Wal-Mart Goes Upscale, Sorta

Discussion
Apr 08, 2005
George Anderson

By George Anderson


Wal-Mart is looking to improve its image and, happily, this time it has nothing to do with “setting the record straight” on its employment practices, its impact on local economies, etc.


No, Wal-Mart’s image makeover is in the area of product quality, where the retailer is making strides to offer the types of products consumers normally go elsewhere to buy, reports The New York Times.


“We found that 54 percent of the people who shopped in Wal-Mart didn’t even visit our home furnishings department,” said Shawnda Schnurbusch, the vice president for home furnishings. “They headed off to places like Bed, Bath & Beyond.”


Getting its current customers to buy from more departments than they are currently is where Wal-Mart is focusing its attention with the strategy.


Says Claire Watts, Wal-Mart’s executive vice president for merchandising, “We will never abandon our core customer, but we do have 100 million-plus people in our doors weekly and we are trying to reach out. For example, we want to reach the women who come in to buy food, but don’t go near our fashion areas.”


To attract more women to its fashion areas, the retailer has focused on design and, according to Ms.Watts, “We’ve upgraded some of our fabrics, our linens, our cottons, our silk blends in our sweaters – we’re using a lot of spandex – and we’ve concentrated more on details.”


One thing that hasn’t changed in this makeover is Wal-Mart’s focus on low prices. According to Ms. Watts, 400-thread queen-size cotton sheets on the shelf in Wal-Mart sell for $48.77. Comparable sheets at Target cost $69.99, she said.


Bob Buchanan, a retail analyst with A. G. Edwards & Sons, thinks Wal-Mart is on the right track with its product upgrades but questions the retailer’s ability to follow through.


“They’re trying a lot of things but today, spring 2005, their overall assortment lacks creativity and originality. They have missed on key products many times,” he said.


In terms of misses, Mr. Buchanan cited problems in consumer electronics. During the 2004 holiday season, Wal-Mart “didn’t have iPods because they got in some kind of snit with Apple, which amounted to a good way to shoot yourself in the foot.” he said.


Another example, he said, is Wal-Mart sells big-screen TVs but no service warranties. “The customer wants service warranties,” said Mr. Buchanan.


Moderator’s Comment: How would you assess Wal-Mart’s progress in its product upgrade strategy? Where do you see this headed in the future?


We have to admit that when we first thought of this, our reaction was that it made little sense to try and pull this off in Wal-Mart stores. It doesn’t
really fit with the retailer’s core customer base. It seemed more logical to us that Wal-Mart would create a new banner/format to offer upscale merchandise at the low prices the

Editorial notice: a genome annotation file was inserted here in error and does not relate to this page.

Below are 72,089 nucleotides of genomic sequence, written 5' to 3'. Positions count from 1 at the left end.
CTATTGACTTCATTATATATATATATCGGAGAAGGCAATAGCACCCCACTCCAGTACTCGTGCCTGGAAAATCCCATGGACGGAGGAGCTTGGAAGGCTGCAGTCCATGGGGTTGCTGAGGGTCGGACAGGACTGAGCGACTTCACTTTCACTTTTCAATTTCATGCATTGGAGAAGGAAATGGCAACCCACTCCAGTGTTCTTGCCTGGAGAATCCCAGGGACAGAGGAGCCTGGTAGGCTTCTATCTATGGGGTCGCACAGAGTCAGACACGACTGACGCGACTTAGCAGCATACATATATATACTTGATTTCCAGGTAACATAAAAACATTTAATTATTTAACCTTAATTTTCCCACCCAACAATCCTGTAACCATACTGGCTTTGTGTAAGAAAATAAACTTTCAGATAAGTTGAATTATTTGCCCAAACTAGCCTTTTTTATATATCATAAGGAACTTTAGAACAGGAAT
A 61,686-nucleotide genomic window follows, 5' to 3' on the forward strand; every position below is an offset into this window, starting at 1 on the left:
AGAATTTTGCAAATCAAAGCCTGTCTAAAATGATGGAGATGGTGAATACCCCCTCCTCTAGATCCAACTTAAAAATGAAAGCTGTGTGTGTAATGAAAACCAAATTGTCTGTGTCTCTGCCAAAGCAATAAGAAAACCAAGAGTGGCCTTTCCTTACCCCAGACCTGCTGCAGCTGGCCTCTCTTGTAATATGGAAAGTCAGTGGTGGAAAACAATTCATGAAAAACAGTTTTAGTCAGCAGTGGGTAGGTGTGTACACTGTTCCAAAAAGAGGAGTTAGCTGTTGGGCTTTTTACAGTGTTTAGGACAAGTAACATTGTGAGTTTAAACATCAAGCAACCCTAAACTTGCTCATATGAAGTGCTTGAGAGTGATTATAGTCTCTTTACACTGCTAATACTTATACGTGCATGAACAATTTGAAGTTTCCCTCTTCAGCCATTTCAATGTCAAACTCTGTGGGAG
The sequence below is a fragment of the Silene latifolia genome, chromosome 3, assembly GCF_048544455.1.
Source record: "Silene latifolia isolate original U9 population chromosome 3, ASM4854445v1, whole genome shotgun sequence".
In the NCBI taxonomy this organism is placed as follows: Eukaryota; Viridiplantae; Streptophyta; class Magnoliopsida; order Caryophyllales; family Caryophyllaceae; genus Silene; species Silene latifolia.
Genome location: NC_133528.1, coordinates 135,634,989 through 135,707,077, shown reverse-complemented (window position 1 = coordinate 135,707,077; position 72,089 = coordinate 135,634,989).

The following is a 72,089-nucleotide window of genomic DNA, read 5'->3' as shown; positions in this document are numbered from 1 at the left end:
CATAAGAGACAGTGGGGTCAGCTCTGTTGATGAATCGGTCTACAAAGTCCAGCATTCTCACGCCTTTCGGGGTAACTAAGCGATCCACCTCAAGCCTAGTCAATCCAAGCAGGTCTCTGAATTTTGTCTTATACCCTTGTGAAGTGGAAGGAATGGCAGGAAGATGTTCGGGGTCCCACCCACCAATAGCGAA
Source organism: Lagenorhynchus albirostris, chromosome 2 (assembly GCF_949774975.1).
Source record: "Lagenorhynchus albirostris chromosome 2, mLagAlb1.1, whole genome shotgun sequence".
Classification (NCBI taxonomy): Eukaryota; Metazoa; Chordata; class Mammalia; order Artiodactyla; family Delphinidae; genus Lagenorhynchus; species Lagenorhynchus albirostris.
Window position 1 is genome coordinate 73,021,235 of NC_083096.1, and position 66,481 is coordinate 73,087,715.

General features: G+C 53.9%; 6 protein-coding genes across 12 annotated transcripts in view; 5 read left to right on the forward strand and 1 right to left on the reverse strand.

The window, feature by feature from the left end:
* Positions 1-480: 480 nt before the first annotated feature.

chain is known for.


Our question was answered in part by Claire Watts in The New York Times piece.


“We’re looking to take advantage of who’s coming in now,” she said. “There’s so many people we can serve today. That’s our first initiative. Then we can
figure out how to get the other half of the country.”

George Anderson – Moderator

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15 Comments on "Wal-Mart Goes Upscale, Sorta"


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Gwen Morrison
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Gwen Morrison
15 years 10 months ago
Wal-Mart has demonstrated their unparalleled ability to deliver a clear value proposition that has enhanced the standard of living for a large portion of the world’s consumers. A highly productive business model contributes further to the retailer’s success. As Wal-Mart aims for continued growth, it is inevitable that they expand their appeal to broader audiences. But the challenge is significant. Affluent Americans have shown their willingness to trade off value for time and value for money. They are increasingly shopping club stores and even dollar stores in certain situations, while they choose Whole Foods and specialty apparel retailers in others. This affluent consumer often seeks retail experiences that are highly creative, specialized, and even personalized. Target has tapped into these apirational motives by tapping internationally recognized design talent for the mass market. This builds on their alternative approach to discount retailing that values an extremely clean store with in-aisle brand imagery and highly inspiring promotional themes. While Wal-Mart continues to elevate their in-store experience, the emphasis on value should continue to dominate. They may have… Read more »
Don Delzell
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Don Delzell
15 years 10 months ago
Wal-Mart executives have long understood the concept of “focus on core competencies.” Strategically, those have been supply chain efficiency, store operations efficiency, and advertising. Merchandising “optimization,” referring to targeted, powerful, synergistic assortments….well, this has never been a core competency. Nor has it been necessary. The product areas discussed, home and fashion apparel, require organizational focus, skills, and methods not currently cultivated at Wal-Mart. Buyers are still moved frequently between departments. Buying is still seen as something anyone with half a brain can do. Widgets are widgets. Operational excellence in merchandise assortments may require that Wal-Mart restructure the people, processes and technology used. And, this is probably only necessary for a small subset of the entire store offering. Can this be done? No one has, successfully, in a multi-product environment. Federated, an accomplished merchandising organization, is nowhere near Wal-Mart’s class in supply chain and operational efficiencies. The Limited and Gap organizations have come closest, and both have found one or the other competency slipping at times, requiring refocus and recommitment. However, both of those are simply… Read more »